As you prepare for an informational interview, it’s important to remember that an informational interview is still an interview. 

Although they can feel more casual in tone, the discussion provides an opportunity to learn about a company you may want to work in AND to share information about your experience, passions, and unique qualifications and how those are of value to the company, even if not speaking about a specific vacancy. 

Therefore, you need to prepare for informational interviews. 

In this Forbes article, you can read 13 quick tips you can use to start thinking about how to best prepare for an upcoming informational meeting. My tip (#6) is specific to knowing where your strengths lie and communicating those proactively and effectively.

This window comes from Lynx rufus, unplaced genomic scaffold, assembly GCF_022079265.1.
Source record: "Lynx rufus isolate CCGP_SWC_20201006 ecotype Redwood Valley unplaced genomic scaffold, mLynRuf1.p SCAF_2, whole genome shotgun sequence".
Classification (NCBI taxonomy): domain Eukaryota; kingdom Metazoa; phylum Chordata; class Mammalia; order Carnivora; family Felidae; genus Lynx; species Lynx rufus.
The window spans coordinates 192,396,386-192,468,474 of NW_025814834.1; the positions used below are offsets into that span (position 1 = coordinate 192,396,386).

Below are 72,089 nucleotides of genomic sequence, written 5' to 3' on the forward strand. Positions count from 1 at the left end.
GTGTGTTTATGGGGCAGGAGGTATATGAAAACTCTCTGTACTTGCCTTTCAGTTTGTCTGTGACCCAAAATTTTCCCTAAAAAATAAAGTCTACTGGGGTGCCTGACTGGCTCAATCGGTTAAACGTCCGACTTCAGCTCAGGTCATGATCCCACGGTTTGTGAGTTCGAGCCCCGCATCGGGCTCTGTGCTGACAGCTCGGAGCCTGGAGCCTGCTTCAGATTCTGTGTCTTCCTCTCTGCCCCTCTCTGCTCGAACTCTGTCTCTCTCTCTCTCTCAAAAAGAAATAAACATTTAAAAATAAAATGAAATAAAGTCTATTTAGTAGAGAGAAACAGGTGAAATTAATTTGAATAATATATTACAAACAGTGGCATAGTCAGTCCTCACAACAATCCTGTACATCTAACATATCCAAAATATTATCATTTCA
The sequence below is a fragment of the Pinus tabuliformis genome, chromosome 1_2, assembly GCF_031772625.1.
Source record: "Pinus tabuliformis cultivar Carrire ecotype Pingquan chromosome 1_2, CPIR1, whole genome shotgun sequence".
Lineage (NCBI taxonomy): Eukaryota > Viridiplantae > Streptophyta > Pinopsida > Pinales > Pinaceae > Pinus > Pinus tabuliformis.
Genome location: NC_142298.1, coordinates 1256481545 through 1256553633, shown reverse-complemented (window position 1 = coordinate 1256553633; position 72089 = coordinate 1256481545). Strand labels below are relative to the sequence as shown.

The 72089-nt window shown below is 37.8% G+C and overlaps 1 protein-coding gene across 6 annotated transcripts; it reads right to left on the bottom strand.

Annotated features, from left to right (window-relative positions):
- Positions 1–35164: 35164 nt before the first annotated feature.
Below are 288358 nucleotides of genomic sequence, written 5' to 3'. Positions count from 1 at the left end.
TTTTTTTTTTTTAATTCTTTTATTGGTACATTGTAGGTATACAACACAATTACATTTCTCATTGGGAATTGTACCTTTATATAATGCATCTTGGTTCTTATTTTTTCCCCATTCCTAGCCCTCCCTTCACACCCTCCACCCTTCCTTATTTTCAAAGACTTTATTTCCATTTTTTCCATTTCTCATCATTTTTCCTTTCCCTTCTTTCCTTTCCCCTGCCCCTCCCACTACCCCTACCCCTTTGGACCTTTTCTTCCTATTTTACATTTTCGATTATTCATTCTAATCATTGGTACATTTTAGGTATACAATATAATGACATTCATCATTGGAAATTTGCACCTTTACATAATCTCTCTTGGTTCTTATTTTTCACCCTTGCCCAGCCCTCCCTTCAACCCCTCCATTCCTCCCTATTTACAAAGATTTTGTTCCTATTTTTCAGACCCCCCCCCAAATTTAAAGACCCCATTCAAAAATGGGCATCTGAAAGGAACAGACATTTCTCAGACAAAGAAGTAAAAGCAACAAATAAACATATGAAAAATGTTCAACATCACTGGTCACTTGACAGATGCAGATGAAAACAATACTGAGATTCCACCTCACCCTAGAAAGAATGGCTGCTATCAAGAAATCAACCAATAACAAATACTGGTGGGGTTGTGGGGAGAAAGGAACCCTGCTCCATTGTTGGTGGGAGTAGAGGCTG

A common mistake we see is that people show up to interviews and take a passive role, and they assume the company will “know best” as to where to place them based on their experience and skills. Instead, we encourage you to be an active participant in the discussion, to come to the conversation with ideas on how to proactively solve problems based on your research of what the company goals are and your skills. 

In the end, the company can see a bigger picture that you may not understand. Still, your proactiveness will set you apart during the process. Communicating what you can do better than other candidates will convey your passion and confidence, and it will help the company understand how they can maximize your impact on their bottom line — a win-win.